Last week, another mass shooting occurred in San Bernadino, California. As developments unfolded, my Facebook news feed was flooded with news articles, updates, and personal thoughts. Much like what happened after the Paris shootings and the countless similar tragedies, people began moving to their political corners and expressing their feelings on the internet, feelings of sadness, anger, but mostly fear. And, undeniably, outrage.
It’s understandable. As we process these events that keep coming, as the unfathomable becomes commonplace, we are scared, we are angry, we want to point the finger of blame in the right direction, in some direction. I get it, I have felt it. But, we aren’t going to change things by locking ourselves up in fear, wrapped in our own personal ideologies. We aren’t going to change things by staying stuck in an anger that begins to poison the very ideals we hold dear. If we react to this by arguing with each other about gun control, about how authorities handled this, about religion, about “praying for the fill-in-the-blank victims,” about who or what created a culture that has birthed this, then we become part of the problem.
Yes, we need to educate ourselves, we need to look at our laws and work hard to change them, we need to have those conversations (not those screaming matches) about gun control, and we need to find a way to realize that most of us want the same thing for our world. But, most importantly, we need to start where we are to heal the world.
I am somebody who believes that change begins with me, with you, as individuals. We have no control over what other people say or do. We do have control over what we say or do. Instead of spreading anger, in our conversations, both on and offline, what if we get in to action instead? What if we all started setting the example? I volunteer, in my own community, both on a regular basis and for special events. I’m not some saint. I’m not special or great because I do this. But, I show up. I show up and make sandwiches for hungry people in New York City. Or, I show up and organize care packages for homebound people who are elderly or ill. Or, I show up when someone asks if I can help with project xyz, because I am capable of doing it, because it does matter, because that’s how we heal the world.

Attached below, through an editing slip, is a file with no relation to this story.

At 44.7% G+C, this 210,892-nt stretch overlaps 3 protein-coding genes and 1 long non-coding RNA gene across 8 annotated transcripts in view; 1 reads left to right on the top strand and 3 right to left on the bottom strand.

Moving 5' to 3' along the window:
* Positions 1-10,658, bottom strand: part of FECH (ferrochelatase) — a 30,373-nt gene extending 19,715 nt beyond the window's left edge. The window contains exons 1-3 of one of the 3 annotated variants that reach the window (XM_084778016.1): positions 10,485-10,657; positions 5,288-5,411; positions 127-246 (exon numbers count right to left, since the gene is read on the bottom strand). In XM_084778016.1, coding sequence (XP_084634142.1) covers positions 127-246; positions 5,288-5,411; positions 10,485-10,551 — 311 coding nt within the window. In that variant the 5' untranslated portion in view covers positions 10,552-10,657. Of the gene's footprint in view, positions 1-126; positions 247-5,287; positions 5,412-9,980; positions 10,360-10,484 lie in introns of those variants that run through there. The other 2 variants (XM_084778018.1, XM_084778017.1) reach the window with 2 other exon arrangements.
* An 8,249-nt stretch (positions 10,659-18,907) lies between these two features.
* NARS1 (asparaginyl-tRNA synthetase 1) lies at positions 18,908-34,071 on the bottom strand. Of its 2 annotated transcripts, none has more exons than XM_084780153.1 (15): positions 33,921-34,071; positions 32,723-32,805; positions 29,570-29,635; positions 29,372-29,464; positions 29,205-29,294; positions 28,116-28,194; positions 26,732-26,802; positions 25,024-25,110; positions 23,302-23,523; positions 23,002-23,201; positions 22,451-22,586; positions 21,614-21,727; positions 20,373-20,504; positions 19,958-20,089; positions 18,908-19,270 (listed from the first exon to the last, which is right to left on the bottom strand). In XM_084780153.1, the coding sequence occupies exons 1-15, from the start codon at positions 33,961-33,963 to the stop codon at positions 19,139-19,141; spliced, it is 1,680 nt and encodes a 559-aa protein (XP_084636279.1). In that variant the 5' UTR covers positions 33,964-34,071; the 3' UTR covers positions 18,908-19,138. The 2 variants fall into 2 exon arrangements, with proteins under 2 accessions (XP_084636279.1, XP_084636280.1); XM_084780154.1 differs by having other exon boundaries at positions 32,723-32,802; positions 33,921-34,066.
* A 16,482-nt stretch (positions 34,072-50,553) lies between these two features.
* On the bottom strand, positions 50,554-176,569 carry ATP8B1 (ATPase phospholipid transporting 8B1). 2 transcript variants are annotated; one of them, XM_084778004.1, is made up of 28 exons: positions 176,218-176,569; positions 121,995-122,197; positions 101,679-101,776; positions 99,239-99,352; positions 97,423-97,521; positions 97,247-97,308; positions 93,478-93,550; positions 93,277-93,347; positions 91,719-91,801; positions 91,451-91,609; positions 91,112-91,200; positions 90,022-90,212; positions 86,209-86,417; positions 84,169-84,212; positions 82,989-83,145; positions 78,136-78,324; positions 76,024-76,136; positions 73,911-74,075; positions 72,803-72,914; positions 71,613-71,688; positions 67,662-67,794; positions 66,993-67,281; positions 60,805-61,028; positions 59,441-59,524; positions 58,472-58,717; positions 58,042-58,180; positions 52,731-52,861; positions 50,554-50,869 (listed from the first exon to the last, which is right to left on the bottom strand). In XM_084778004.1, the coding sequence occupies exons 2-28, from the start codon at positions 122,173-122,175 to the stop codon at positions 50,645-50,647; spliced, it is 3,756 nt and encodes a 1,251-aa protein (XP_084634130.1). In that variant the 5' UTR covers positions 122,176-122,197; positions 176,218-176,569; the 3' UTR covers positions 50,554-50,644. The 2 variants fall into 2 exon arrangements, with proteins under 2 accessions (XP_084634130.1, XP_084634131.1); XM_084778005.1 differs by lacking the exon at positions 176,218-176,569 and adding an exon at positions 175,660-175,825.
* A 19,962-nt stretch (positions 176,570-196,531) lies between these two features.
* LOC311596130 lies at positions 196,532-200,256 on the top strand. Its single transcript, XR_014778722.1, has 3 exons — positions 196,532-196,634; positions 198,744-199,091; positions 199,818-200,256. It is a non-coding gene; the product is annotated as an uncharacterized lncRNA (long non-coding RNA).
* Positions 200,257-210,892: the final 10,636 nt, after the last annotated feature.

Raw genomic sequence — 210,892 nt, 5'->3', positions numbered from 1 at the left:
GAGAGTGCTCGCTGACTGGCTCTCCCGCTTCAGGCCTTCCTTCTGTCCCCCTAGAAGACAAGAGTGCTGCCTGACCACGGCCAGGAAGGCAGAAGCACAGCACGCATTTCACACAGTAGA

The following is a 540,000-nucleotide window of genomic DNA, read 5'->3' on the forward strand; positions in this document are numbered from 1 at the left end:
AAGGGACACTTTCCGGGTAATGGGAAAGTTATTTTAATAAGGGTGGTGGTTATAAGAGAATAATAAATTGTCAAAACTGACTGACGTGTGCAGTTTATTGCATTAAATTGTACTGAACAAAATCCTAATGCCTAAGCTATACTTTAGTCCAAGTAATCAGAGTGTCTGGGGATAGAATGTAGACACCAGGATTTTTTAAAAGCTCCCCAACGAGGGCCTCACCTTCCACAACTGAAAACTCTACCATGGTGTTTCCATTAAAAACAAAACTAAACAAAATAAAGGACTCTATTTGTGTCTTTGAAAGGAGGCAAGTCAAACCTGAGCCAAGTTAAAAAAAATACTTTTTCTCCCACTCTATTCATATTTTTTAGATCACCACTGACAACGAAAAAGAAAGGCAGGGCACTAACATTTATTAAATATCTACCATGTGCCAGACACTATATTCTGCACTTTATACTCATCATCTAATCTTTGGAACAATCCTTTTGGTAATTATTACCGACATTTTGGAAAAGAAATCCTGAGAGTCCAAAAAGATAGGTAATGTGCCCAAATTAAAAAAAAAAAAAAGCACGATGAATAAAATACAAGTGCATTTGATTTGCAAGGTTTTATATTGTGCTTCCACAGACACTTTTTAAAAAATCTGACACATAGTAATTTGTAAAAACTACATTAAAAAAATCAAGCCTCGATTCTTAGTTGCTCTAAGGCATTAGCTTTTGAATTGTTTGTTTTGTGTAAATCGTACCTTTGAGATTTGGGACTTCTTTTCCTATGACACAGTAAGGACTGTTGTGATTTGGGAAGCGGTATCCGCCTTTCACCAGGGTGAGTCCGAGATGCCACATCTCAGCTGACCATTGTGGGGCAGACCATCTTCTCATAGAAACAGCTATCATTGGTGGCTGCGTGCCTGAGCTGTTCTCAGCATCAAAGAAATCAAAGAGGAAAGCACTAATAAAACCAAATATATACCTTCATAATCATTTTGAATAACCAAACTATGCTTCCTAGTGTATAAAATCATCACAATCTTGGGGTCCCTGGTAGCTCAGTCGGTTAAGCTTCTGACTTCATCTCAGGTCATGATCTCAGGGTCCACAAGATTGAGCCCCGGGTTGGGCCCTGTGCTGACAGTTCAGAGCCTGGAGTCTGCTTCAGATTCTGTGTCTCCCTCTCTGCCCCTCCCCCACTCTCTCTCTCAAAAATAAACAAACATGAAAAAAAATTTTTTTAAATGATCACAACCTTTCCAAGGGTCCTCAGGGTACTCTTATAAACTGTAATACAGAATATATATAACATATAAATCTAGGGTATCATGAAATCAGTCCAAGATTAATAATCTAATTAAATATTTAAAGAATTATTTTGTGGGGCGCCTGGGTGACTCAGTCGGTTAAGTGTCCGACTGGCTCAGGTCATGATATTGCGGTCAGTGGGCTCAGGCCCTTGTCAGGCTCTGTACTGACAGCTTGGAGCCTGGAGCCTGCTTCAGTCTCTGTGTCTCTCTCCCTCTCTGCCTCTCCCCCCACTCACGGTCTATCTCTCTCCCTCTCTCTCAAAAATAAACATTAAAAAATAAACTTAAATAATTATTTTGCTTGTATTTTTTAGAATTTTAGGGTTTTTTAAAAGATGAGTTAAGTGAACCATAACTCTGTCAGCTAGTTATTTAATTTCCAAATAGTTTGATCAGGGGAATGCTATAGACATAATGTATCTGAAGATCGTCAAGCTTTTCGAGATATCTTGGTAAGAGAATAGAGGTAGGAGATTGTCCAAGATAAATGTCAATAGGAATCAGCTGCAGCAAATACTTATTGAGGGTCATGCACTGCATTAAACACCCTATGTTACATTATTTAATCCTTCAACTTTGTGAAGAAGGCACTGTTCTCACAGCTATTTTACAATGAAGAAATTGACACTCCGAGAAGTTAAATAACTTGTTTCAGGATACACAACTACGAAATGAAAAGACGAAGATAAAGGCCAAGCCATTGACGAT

It’s beyond overwhelming to confront the issues in our world that have made it possible for mass shootings to become commonplace. Instead of ranting about it or pointing the finger or reposting another article, get in to action, not just in terms of having our voices heard. Those voices are important, but the smaller actions in our own communities are important too. If we did that, the benefits would be immeasurable. Instead of snowballing the anger that fueled these events to begin with, change the conversation, start outside your front door, do something.
What I am saying is not original. And, I have said this myself, both in real life and online, many times before. But, I feel compelled to say these things again now. Take the energy from that anger and fear and put it somewhere good. That’s our only hope of dissipating the strength of terrorism (and terrorism takes many forms) both here and abroad. The bonus- you will feel less paralyzed, you will feel more empowered, you will feel you are part of the solution.
There are endless ways in which you can be a part of the healing instead of the destruction. If you are unsure of where to start, you can try out Volunteer Match to find out where and how you can help in your community.